The much discussed payments feature for Facebook’s Messenger platform is now officially available to all U.S.-based FB users. Via a post on the world’s most popular social media platform, VP of Messaging Products David Marcus (formerly the head of PayPal) touted the announcement by the ease and safety of the new platform.
“We’re happy to announce that Messenger person-to-person payments are now available to everyone in the U.S.! Add your debit card and pay anyone on Messenger in a few taps,” Marcus wrote. “Money goes straight from your checking account to the recipient’s checking account. Easy and safe. As always, give it a try and let us know how we can make [it] even better for you!”
He then opened that announcement up for Facebook comments — of which there were many hundreds. Most were positive. Some asked some fairly straightforward questions — and one user questioned if there were spending limits, which Marcus responded to directly.
“On limits. They vary. But they should be high enough for most people and usages right now,” he said.
Others were less supportive and used their comments to tout bitcoin or complain publicly about Facebook.
“Yes, give the company with complete disregard for your personal privacy all of your secure financial data. Makes sense,” one Facebook user wrote in response to the announcement.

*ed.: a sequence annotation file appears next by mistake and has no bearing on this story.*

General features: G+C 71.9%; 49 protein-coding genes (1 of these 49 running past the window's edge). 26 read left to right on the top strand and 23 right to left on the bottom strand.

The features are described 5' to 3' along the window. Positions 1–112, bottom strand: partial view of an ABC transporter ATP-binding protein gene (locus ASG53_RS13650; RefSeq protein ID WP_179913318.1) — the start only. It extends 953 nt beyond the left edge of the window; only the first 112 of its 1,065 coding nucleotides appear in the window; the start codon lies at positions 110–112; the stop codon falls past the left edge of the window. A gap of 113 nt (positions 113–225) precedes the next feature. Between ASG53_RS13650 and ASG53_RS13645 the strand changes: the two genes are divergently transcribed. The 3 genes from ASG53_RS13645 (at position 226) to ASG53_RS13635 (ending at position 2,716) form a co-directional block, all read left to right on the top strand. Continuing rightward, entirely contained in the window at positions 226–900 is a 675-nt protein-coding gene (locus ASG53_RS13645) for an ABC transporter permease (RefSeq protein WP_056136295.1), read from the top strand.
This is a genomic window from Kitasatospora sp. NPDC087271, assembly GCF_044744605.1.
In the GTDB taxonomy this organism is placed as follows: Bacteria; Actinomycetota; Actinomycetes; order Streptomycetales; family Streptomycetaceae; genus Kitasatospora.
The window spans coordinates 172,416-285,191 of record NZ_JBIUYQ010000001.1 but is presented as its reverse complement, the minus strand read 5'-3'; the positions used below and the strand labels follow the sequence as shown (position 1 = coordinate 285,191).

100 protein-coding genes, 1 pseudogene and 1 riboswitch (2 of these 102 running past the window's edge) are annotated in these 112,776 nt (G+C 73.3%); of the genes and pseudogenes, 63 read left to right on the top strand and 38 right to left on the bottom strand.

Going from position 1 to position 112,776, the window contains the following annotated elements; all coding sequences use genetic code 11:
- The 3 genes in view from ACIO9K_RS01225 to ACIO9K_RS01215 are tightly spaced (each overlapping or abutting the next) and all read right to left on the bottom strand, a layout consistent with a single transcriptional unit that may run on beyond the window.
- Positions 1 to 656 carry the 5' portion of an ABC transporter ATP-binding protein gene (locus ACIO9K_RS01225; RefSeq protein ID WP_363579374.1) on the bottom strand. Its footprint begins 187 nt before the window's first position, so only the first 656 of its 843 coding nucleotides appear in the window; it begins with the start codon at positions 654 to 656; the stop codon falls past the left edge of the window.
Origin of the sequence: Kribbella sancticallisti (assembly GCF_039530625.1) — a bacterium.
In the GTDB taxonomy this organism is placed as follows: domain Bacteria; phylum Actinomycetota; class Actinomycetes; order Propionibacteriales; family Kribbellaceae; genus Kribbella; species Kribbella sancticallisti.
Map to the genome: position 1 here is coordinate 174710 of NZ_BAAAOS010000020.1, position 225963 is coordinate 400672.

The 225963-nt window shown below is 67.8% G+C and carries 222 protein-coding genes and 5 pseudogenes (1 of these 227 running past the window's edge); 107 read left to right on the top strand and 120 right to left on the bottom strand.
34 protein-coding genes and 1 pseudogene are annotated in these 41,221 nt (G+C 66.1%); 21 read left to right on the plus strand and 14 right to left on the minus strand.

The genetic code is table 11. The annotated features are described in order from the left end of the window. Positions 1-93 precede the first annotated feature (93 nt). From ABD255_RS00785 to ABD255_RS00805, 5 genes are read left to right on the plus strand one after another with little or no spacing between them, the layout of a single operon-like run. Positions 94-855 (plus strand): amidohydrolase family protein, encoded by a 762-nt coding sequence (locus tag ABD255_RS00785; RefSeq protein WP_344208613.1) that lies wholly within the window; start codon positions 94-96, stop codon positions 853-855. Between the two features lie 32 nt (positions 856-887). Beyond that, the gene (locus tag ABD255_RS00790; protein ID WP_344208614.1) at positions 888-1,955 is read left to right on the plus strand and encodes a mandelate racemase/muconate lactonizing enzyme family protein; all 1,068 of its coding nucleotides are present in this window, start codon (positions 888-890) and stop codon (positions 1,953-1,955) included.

The new payments feature gives FB users an option to store their debit card info within Messenger. While in the midst of conversation, a user can send funds by picking the “$” icon in the keyboard and tapping “Pay.” Those who receive money can claim it by opening the message and accepting the payment. As with a bank, it can take up to three days for funds to actually make it to their desired destination.
Debit cards alone are allowed on the platform, as part of an attempt to avoid credit card fees. Similar competing service Venmo allows credit cards, but there is a 3 percent fee that accompanies their use.
Though the product was announced in March, it has been gradually rolling out since in a handful of access cities — an approach reportedly done to avoid security entanglements.
Marcus has indicated that Facebook’s payments ambitions are limited and that the firm is not looking to build a full payment setup, a la PayPal. Instead, this is a more limited attempt to cash in on the estimated $142 billion that Forrester estimates mobile payments will be worth by 2019.